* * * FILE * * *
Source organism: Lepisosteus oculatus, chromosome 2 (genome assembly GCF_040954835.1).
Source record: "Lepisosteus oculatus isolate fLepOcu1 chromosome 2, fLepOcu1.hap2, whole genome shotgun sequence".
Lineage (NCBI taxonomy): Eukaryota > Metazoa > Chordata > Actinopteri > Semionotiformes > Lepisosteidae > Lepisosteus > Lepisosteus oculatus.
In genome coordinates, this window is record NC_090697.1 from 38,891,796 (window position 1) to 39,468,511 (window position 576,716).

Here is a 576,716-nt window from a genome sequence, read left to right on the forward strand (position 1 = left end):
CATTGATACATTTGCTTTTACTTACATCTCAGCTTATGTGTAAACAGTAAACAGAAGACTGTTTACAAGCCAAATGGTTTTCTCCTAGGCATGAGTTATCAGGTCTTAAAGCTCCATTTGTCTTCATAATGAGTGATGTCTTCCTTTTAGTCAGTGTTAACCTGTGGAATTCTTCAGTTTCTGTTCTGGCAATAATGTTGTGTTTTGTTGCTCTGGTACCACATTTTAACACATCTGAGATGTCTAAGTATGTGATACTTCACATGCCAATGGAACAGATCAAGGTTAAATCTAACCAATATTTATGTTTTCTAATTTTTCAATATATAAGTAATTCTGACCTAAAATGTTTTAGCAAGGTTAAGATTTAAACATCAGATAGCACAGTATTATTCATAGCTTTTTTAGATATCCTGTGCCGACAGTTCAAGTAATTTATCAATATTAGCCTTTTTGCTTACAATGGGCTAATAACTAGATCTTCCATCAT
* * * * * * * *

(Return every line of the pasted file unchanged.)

Source organism: Lepisosteus oculatus, chromosome 2 (genome assembly GCF_040954835.1).
Source record: "Lepisosteus oculatus isolate fLepOcu1 chromosome 2, fLepOcu1.hap2, whole genome shotgun sequence".
Lineage (NCBI taxonomy): Eukaryota > Metazoa > Chordata > Actinopteri > Semionotiformes > Lepisosteidae > Lepisosteus > Lepisosteus oculatus.
In genome coordinates, this window is record NC_090697.1 from 38,891,796 (window position 1) to 39,468,511 (window position 576,716).

Here is a 576,716-nt window from a genome sequence, read left to right on the forward strand (position 1 = left end):
CATTGATACATTTGCTTTTACTTACATCTCAGCTTATGTGTAAACAGTAAACAGAAGACTGTTTACAAGCCAAATGGTTTTCTCCTAGGCATGAGTTATCAGGTCTTAAAGCTCCATTTGTCTTCATAATGAGTGATGTCTTCCTTTTAGTCAGTGTTAACCTGTGGAATTCTTCAGTTTCTGTTCTGGCAATAATGTTGTGTTTTGTTGCTCTGGTACCACATTTTAACACATCTGAGATGTCTAAGTATGTGATACTTCACATGCCAATGGAACAGATCAAGGTTAAATCTAACCAATATTTATGTTTTCTAATTTTTCAATATATAAGTAATTCTGACCTAAAATGTTTTAGCAAGGTTAAGATTTAAACATCAGATAGCACAGTATTATTCATAGCTTTTTTAGATATCCTGTGCCGACAGTTCAAGTAATTTATCAATATTAGCCTTTTTGCTTACAATGGGCTAATAACTAGATCTTCCATCAT